Many experts in personal development assert that you’re either making a decision from fear or love. I believe there is truth in that statement, but I don’t think it’s that cut and dry.
Fear is a negative emotion and vibrates at a very low frequency. Love is a highly vibrating emotion. There is a broad range of feelings in between those emotions and some that go beyond them.
There are also different levels of fear and love. I can be so fearful that my heart pounds and palms sweat or I can be a little nervous with a few butterflies in my stomach. On the other hand, I can be flying high in excitement or just relaxing, loving my life in the moment.
What’s most important is that you’re aware of what emotion is driving your choices. If any type of fear or negative emotion is behind your thoughts, strategy, or action, I guarantee your outcome will never come close to fulfillment or peace.
Here’s a simple example. Veronica has decided to purchase a new car. She knows all the qualities, including price, of her perfect car. The first car she test drives fits the vision she has in her mind. The price is right. She smiles as she turns to the salesperson to say she’ll buy it.
Then a thought appears that she should continue car shopping to make sure she is making the right choice.
What’s driving Veronica’s thought to continue car shopping after she found the perfect one?
I believe we make decisions from the following perspectives:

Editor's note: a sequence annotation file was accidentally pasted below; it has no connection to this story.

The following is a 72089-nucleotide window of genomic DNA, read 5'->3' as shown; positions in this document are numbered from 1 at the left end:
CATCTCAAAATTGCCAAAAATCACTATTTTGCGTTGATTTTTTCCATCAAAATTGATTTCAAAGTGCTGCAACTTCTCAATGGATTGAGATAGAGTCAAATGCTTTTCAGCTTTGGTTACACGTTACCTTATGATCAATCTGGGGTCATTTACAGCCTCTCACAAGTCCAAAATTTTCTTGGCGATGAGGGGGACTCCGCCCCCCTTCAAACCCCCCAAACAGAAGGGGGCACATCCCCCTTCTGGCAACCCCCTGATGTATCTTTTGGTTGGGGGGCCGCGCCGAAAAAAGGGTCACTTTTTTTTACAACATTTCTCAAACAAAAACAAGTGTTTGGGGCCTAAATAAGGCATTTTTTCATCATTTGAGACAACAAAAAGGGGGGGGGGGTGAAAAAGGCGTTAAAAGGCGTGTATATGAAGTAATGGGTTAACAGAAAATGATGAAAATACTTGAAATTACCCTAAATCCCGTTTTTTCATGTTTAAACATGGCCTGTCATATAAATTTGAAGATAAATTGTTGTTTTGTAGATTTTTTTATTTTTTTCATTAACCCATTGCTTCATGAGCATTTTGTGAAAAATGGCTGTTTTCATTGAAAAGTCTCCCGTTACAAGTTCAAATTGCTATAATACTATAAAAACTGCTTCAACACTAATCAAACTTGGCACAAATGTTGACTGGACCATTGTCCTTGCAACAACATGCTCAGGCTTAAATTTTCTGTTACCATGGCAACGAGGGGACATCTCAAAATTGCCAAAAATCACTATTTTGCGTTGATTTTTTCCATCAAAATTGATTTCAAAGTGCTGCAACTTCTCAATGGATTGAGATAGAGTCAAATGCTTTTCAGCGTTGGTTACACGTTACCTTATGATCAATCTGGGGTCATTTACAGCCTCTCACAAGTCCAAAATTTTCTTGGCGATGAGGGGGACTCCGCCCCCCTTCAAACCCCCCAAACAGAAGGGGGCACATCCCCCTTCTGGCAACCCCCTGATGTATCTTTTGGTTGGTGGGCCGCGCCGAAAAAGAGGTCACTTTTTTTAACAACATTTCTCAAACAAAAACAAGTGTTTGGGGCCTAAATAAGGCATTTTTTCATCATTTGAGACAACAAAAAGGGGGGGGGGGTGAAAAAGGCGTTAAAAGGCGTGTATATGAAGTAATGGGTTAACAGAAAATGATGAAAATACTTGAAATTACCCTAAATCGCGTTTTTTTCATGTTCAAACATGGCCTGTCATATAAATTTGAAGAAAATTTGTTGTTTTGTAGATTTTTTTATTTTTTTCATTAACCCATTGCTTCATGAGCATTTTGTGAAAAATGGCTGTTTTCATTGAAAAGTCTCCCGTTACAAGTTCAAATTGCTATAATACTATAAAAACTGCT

- I don’t want to do this but I will. (Resistance.)
- I feel good, solid, excited, or at peace with doing this. (Trusting the outcome will be desirable.)
- I choose to do nothing because I don’t want to make the wrong choice. (Fear.)
- I choose to do nothing because I’m not clear yet on what will feel best. (Trusting that the guidance will come.)
- I’m making this decision because I’m hoping this will work out. (Moving between fear and trust.)
- I choose to say no/yes because I don’t want a negative outcome. (Fear based.)
- All of the choices don’t feel good so I won’t do anything. (Maybe fear but could be from trust if you believe that a better choice will reveal itself.)
It’s always best to hold out on making a decision until your emotions are in a neutral or positive state. Make decisions that move you toward your outcome and a state of peace.
If you catch yourself making decisions primarily to avoid “bad stuff,” you may want to rethink your criteria for making decisions.
When you trust yourself, you can trust that all will always be well. Sure, you may hit an icy patch of life, but you’ll recover quickly when you continue to make decisions that put your ideal outcome as the target.